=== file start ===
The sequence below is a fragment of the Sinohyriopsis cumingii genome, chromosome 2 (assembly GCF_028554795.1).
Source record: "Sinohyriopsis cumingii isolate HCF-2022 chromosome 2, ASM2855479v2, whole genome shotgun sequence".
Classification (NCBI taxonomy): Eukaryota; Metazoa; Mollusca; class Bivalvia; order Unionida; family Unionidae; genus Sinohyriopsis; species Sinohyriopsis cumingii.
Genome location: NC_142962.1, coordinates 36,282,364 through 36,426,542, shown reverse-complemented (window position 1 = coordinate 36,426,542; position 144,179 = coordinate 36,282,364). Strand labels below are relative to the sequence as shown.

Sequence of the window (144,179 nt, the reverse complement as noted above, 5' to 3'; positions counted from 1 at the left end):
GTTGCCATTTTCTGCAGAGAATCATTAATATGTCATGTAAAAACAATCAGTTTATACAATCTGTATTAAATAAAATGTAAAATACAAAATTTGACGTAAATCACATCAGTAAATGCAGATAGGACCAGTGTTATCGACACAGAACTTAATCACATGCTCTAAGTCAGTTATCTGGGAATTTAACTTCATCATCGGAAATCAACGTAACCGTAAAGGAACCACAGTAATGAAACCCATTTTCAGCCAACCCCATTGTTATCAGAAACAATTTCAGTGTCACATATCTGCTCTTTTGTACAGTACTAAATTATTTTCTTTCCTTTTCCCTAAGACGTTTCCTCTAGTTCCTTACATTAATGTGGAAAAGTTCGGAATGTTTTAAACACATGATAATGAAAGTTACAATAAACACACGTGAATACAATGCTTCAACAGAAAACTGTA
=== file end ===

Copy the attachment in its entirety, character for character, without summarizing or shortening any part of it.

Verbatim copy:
The sequence below is a fragment of the Sinohyriopsis cumingii genome, chromosome 2 (assembly GCF_028554795.1).
Source record: "Sinohyriopsis cumingii isolate HCF-2022 chromosome 2, ASM2855479v2, whole genome shotgun sequence".
Classification (NCBI taxonomy): Eukaryota; Metazoa; Mollusca; class Bivalvia; order Unionida; family Unionidae; genus Sinohyriopsis; species Sinohyriopsis cumingii.
Genome location: NC_142962.1, coordinates 36,282,364 through 36,426,542, shown reverse-complemented (window position 1 = coordinate 36,426,542; position 144,179 = coordinate 36,282,364). Strand labels below are relative to the sequence as shown.

Sequence of the window (144,179 nt, the reverse complement as noted above, 5' to 3'; positions counted from 1 at the left end):
GTTGCCATTTTCTGCAGAGAATCATTAATATGTCATGTAAAAACAATCAGTTTATACAATCTGTATTAAATAAAATGTAAAATACAAAATTTGACGTAAATCACATCAGTAAATGCAGATAGGACCAGTGTTATCGACACAGAACTTAATCACATGCTCTAAGTCAGTTATCTGGGAATTTAACTTCATCATCGGAAATCAACGTAACCGTAAAGGAACCACAGTAATGAAACCCATTTTCAGCCAACCCCATTGTTATCAGAAACAATTTCAGTGTCACATATCTGCTCTTTTGTACAGTACTAAATTATTTTCTTTCCTTTTCCCTAAGACGTTTCCTCTAGTTCCTTACATTAATGTGGAAAAGTTCGGAATGTTTTAAACACATGATAATGAAAGTTACAATAAACACACGTGAATACAATGCTTCAACAGAAAACTGTA